# Measure the distance to a star using magnitude and extinction

Mikkel
Homework Statement:
Measure distance using magnitude and extinction
Relevant Equations:
m - M = 5log_{10}(d/10 pc) + 10^{-3}
Hello, I'm struggling with this question
• A star is observed close to the center of the Milky Way and from its spectrum we find that it is a type A3 star. Its observed magnitude is m_v = 25. There is only a diffusive gas between us and the star, so we can assume an extinction, of 1 magnitude per 1 kpc.
• How far away is the star and what is its (un-redded) magnitude?
• In the H-band, which is 1.63 , the reddening law is . How big is the reddening in the H-band?

I think I got the generel idea right for this problem, but I must be messing up my SI units somewhere. I use the distance formula when working with magnitudes and extinction. I look up the absolute magnitude for a type A3 star, which is roughly 2. I solve for d and end up with a distance of 398kpc, which doesn’t make sense, as the star is at the center of the Milky Way.
I use this formula and I divide A by 10^3 to get units of pc.

I hope someone can spot my mistake

The last term should be d/1000, not 1/1000.
NSolve[25-2.0 == 5*Log10[d/10]+d/1000, d] gives d -> 8383. About 8 kpc.

Mikkel
Mikkel
Why should I multiply by d when considering the extinction term?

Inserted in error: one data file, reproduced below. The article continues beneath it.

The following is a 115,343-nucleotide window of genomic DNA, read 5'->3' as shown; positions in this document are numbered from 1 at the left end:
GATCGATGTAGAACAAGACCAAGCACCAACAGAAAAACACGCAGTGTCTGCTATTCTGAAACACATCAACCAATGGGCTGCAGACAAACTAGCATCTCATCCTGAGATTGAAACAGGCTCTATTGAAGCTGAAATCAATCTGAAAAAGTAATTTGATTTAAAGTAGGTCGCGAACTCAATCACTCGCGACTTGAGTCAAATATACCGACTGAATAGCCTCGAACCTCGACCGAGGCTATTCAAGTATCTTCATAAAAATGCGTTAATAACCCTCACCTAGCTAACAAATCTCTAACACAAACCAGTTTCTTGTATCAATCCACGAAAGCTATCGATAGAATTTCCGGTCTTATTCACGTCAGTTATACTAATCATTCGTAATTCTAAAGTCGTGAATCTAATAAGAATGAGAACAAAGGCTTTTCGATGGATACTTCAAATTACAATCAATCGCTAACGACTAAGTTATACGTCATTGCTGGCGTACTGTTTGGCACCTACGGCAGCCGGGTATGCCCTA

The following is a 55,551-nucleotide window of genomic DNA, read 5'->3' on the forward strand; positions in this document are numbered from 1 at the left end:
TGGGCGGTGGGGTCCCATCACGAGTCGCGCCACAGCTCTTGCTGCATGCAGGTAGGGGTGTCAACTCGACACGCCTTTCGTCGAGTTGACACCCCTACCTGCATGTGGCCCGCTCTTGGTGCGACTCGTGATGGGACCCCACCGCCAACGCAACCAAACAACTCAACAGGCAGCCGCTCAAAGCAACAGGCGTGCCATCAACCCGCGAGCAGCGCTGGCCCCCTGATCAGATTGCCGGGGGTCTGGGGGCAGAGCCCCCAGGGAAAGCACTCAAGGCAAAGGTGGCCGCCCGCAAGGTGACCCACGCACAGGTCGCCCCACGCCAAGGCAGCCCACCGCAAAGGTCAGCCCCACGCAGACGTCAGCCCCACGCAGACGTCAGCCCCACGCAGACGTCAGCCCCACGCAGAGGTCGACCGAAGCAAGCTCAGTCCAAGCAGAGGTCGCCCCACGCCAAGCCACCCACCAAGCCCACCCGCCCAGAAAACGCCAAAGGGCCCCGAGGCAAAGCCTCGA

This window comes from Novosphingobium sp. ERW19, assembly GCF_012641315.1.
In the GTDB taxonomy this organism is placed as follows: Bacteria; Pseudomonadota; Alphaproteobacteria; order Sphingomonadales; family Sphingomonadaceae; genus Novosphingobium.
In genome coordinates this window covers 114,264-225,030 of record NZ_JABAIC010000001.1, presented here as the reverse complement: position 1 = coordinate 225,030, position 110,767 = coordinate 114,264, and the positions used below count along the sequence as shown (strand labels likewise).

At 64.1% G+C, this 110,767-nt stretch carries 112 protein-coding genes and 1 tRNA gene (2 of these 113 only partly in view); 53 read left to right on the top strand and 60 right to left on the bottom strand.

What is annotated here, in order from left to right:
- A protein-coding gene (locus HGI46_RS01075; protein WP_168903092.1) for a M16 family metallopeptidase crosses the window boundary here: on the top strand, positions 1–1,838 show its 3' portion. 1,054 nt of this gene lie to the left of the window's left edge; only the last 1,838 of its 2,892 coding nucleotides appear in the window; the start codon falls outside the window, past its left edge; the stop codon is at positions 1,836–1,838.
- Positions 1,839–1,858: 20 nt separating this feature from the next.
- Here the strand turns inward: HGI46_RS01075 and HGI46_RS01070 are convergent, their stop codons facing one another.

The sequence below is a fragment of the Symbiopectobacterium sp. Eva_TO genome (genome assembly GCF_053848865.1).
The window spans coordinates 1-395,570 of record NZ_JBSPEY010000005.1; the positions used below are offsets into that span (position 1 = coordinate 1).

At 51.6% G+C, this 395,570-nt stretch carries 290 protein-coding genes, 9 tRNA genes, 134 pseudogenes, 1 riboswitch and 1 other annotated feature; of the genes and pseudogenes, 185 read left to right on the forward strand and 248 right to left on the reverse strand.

Why should I multiply by d when considering the extinction term?

The extinction is 1 magnitude per kpc. So the farther away the star is, the more it's brightness is diminished. This is because you are looking through dust that absorbs the light from the star. The farther away the star is, the more dust is between you and the star, and the more light is absorbed. The way you had it, the extinction would be the same regardless of how far away the star is.

Last edited:
Mikkel
The extinction is 1 magnitude per kpc. So the farther away the star is, the more it's brightness is diminished. The way you had it, the extinction would be the same regardless of how far away the star is.
Ahh yea that makes sense, thank you very much!
Do you perhaps have a clue for the other question as well?

Ahh yea that makes sense, thank you very much!
Do you perhaps have a clue for the other question as well?
Y ou should be able to find the unreddened magnitude. The last question isn't complete.

Mikkel
whoops.. sorry

• In the H-band, which lies in 1.63 μm , the reddening law is A_H = 0.591 E_{B-V}. How big is the reddening in the H-band?
I'm not sure that the "reddening" is in terms of symbol? Not sure how to list it.